Sporting world is changing


One of the things I look forward to most about the holiday period is the chance to get “active” with family and friends.

These days, mountain biking and bowls are my sports of choice, but any excuse to do things outdoors in Central Otago can and should be taken advantage of.

It is always a pleasure to show others how easy it is to do things when you do not live within the confines of a city. The great outdoors is at our back door and if you are a member of a club (for example, Clyde Bowling Club, of which I am a member) everyone knows you and it is a comfortable environment to be a part of.

Both my wife, Bernie, and I have raced bikes for many years. This time of year was always packed full of events that challenged our competitive natures and honed our fitness for longer events that came along later in the year.

In the past, many of these holiday races were staged by local community organisations as fundraisers for their own activities. No-one minded the entry fee, as it went to a good cause. We always enjoyed the races put on by the Cromwell promotions group, because the entry fee was minimal, as they were designed to attract visitors rather than make money.

Sadly many of these events have disappeared from the holiday sporting calendar. Compliance costs and the level of sophistication required to host a successful event have driven deserving local community groups out of this once popular fundraising market.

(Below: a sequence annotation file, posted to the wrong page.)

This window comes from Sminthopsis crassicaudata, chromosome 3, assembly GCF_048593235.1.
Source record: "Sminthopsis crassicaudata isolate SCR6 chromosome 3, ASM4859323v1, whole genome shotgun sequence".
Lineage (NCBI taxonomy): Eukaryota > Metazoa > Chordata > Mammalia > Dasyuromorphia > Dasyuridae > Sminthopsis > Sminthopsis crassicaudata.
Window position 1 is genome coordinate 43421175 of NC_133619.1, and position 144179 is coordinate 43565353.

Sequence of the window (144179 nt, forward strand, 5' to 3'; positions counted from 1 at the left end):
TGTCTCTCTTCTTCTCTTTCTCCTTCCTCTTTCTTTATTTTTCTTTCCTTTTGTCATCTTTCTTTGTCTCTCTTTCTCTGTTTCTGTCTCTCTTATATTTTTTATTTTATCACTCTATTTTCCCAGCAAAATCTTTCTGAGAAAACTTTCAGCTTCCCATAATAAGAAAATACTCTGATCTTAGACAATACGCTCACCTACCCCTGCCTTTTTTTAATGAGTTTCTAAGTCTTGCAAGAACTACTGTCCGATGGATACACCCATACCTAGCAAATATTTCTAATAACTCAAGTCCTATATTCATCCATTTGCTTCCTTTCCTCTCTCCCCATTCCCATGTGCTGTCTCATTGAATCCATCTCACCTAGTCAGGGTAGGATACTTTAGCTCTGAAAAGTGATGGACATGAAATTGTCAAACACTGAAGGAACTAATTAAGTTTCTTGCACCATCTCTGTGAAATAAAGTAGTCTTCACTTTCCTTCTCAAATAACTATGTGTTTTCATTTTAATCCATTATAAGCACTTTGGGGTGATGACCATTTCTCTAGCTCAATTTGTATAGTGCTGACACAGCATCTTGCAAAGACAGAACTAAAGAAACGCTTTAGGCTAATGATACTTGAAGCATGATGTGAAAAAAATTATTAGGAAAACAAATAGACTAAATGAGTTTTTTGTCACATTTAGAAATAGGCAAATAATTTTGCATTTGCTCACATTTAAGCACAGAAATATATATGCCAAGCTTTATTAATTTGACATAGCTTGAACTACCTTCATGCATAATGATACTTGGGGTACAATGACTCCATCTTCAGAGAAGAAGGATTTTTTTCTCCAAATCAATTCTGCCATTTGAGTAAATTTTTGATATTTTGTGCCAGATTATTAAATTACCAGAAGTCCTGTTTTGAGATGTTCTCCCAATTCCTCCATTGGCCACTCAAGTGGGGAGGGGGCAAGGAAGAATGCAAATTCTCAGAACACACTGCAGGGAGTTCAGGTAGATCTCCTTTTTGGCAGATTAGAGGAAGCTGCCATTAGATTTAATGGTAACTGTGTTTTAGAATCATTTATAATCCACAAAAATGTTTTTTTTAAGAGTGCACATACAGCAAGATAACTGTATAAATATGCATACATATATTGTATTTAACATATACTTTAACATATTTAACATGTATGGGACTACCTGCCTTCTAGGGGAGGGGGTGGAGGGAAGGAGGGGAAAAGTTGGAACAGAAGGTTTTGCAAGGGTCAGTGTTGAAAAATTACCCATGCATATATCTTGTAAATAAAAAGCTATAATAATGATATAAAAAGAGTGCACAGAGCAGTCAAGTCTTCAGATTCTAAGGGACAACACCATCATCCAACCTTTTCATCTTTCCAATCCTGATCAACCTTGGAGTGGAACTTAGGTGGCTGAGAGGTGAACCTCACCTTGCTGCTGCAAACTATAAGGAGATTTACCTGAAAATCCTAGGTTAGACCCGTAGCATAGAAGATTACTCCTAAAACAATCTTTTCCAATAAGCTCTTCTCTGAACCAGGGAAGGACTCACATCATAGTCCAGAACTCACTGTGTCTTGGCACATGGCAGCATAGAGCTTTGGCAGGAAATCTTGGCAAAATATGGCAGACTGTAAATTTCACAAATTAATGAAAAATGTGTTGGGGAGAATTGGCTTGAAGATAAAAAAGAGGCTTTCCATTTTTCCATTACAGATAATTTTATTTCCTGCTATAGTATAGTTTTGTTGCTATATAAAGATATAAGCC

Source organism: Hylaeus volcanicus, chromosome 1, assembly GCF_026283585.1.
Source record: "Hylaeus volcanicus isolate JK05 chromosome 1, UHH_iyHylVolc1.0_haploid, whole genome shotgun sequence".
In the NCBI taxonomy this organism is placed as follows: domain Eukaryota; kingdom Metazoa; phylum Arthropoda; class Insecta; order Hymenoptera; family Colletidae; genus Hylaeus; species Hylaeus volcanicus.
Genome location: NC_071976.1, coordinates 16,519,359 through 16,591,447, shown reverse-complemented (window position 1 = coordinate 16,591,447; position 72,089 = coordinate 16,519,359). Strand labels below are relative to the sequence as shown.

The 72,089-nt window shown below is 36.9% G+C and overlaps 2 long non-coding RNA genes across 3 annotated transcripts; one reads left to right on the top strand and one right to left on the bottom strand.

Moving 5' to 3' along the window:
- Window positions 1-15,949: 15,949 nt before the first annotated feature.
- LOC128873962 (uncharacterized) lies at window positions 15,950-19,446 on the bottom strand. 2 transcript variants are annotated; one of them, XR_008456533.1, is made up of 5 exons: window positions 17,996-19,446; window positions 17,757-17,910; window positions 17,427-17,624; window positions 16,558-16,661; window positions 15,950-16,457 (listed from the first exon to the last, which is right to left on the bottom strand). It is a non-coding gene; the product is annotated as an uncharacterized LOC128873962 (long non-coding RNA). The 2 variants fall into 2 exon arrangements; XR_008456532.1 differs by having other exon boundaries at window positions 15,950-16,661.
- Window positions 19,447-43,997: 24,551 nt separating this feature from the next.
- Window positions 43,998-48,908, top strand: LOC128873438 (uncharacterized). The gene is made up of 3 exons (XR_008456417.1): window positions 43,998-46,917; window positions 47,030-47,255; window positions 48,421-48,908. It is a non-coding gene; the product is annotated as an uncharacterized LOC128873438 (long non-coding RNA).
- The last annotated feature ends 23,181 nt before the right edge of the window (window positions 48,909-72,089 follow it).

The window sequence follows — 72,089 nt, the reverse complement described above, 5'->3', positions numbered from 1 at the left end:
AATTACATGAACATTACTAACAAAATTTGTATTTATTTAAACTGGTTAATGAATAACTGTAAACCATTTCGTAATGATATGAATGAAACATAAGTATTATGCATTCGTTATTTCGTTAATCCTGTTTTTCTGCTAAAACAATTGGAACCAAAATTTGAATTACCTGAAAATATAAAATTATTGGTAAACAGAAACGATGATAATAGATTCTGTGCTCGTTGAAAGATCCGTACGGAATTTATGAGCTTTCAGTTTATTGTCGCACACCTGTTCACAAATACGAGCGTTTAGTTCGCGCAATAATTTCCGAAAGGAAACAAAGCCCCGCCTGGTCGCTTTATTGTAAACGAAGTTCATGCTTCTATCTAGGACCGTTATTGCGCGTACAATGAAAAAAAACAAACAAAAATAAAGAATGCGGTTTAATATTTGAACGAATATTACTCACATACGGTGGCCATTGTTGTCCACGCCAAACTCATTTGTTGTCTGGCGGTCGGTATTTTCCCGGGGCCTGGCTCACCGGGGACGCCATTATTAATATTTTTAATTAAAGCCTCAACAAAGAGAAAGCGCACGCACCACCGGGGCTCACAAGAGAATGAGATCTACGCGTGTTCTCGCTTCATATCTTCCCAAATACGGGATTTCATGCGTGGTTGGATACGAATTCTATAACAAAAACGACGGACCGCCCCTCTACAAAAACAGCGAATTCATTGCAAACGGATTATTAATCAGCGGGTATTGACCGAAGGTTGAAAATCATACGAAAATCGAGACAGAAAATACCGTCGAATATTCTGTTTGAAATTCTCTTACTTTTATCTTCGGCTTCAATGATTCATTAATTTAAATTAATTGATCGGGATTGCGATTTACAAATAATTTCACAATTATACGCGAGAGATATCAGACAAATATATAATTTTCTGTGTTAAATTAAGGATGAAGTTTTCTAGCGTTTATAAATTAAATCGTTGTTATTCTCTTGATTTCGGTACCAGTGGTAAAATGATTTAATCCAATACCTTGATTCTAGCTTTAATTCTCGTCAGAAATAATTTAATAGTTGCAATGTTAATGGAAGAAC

The gap, of course, has been filled, largely by fully professional event organisers. The profits from this growing “Pay to Play” environment now ends up with individuals rather than with community groups.

The sporting world as I knew it is changing. Clubs and the voluntary input required to make them work, the tie of regular competitive sport, and the traditional provider of sporting opportunities are all coming under siege from less organised forms of recreation.

It is so much easier to post on Facebook that I am going for a ride, grab the bike, head off and see who turns up.

Fun, not competition, seems to be where many are heading. Clubs which do not adapt to this new environment and the needs of a new group of participants will struggle to survive.

– Tony Lepper is an avid sportsman, a board member of Bowls New Zealand and chairman of the Sports Central steering group.

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